It doesn’t take much to make a superstar these days, and Lupe Fiasco is proof. Even before his debut album Food & Liquor came out, Fiasco’s name was on everyone’s lips, crowned the next great emcee by gangsta rappers and backpackers alike. While the debut was good, the stories of his genius seemed somewhat exaggerated. On his second release, though, Fiasco delivers a stunning followup that’s truly worthy of the hype.
Throughout The Cool, Fiasco’s delivery harkens back to the glory days of A Tribe Called Quest. There’s always been a little bit of Q-Tip’s nasal delivery in Fiasco’s flow, and on The Cool, he’s mastered Tip’s ability to rap with the relaxed beats rather than against them. Primary producer Soundtrakk provides a perfect musical backdrop for Fiasco’s varying moods, experimenting with piano and string arrangements.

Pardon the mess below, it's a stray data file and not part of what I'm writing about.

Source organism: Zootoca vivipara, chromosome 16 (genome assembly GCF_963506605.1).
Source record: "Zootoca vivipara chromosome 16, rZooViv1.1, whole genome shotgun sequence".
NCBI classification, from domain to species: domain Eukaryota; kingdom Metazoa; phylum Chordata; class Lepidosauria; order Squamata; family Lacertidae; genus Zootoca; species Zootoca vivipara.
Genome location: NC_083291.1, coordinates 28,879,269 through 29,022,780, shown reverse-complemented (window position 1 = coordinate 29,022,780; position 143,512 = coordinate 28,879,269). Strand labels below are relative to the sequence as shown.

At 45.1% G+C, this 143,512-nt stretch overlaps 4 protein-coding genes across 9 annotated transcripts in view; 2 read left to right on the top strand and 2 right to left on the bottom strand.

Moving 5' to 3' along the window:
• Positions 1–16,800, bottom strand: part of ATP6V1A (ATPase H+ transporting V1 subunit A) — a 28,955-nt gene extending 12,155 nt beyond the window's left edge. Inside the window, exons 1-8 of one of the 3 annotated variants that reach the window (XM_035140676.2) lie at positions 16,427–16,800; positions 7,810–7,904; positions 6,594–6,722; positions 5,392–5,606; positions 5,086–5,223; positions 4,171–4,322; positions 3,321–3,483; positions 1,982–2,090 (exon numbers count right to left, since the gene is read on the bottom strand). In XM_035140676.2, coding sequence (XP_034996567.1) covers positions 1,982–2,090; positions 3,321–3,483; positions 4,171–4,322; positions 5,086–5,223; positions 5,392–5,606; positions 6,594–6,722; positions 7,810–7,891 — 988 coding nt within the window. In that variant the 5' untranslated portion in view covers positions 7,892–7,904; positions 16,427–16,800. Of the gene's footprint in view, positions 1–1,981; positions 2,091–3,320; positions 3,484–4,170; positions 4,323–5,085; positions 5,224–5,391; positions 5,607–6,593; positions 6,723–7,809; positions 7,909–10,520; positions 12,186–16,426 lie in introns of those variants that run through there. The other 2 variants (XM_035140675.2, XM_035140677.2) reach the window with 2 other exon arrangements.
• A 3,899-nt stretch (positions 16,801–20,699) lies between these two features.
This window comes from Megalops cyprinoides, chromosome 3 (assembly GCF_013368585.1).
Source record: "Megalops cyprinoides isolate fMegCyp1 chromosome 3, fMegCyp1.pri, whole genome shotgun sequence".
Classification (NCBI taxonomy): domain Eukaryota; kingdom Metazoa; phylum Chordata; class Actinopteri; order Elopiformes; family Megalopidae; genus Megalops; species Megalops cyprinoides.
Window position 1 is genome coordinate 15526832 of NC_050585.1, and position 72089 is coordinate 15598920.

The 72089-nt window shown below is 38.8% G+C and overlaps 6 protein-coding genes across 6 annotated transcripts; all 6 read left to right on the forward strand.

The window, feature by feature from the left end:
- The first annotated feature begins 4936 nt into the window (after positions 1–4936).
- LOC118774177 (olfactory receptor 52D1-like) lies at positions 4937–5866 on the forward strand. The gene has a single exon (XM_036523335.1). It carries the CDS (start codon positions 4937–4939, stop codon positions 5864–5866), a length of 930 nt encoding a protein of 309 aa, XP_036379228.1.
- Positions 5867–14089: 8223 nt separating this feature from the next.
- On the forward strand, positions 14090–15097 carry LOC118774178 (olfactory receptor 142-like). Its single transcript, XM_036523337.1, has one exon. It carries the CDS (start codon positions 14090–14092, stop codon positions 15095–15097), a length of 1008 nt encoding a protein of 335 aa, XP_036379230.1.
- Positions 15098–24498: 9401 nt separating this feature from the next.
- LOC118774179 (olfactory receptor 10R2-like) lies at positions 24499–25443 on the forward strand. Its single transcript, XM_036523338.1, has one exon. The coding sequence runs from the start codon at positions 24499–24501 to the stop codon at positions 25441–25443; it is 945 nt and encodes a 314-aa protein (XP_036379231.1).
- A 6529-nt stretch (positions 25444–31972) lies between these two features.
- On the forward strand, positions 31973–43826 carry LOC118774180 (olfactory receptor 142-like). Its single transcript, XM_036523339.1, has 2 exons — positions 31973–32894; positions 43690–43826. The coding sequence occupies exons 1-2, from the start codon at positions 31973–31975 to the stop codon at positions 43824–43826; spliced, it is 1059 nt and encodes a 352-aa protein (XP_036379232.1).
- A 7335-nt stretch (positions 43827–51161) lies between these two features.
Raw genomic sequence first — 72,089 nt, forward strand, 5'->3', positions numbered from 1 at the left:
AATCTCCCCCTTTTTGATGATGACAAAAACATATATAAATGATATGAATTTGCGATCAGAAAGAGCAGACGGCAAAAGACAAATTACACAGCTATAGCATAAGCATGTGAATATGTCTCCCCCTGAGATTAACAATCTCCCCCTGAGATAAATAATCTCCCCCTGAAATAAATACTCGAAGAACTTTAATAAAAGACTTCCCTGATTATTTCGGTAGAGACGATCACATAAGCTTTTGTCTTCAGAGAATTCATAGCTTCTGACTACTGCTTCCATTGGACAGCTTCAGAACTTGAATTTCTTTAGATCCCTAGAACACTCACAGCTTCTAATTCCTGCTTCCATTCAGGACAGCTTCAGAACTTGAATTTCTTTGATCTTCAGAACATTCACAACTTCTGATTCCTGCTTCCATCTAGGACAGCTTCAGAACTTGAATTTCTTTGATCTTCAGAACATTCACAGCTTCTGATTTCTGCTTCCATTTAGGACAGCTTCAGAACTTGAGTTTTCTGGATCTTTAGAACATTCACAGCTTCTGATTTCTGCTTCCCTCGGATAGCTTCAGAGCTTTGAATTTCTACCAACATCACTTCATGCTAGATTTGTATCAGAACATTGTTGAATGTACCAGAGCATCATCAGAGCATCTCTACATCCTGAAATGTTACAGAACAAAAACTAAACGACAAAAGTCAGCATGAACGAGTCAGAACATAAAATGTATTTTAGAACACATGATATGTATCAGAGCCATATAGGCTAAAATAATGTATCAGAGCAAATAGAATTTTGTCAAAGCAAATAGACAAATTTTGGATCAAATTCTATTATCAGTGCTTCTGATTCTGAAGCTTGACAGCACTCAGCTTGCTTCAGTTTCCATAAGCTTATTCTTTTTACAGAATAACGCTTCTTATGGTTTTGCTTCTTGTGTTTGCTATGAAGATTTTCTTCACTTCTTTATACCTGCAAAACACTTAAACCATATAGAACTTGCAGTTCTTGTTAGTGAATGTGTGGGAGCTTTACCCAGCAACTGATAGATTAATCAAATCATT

Fiasco’s sophomore effort is highly ambitious, as if he felt the need to make up for something missing on his debut. He covers an incredible amount of emotional ground, going from jubilant (“Paris, Tokyo,” “Hi-Definition”) to cynical (“Dumb it Down”), to troubled (“Gotta Eat,” “Little Weapon”). The key word throughout all of it is effortless. Fiasco raps a mile a minute, but sounds completely at ease throughout, referencing everything from Ichabod Crane to Adam Sandler.
“Superstar” finds guest Matthew Santos doing his best Chris Martin impression while challenging Fiasco to address his newfound fame. Fiasco responds with ease, incorporating such wordplay as “trying to cash his microphone check, one-two, one-two.” Even songs with less than promising titles, like “Hip-Hop Saved My Life,” turn out better than you can imagine.
Although The Cool doesn’t always flow thematically, and at times the album can simply be too much to take in at once, Fiasco’s delivery is so calm that he lends the album a certain buoyancy. His intelligent and measured lyrics lend a much-needed shot of wit to modern hip hop.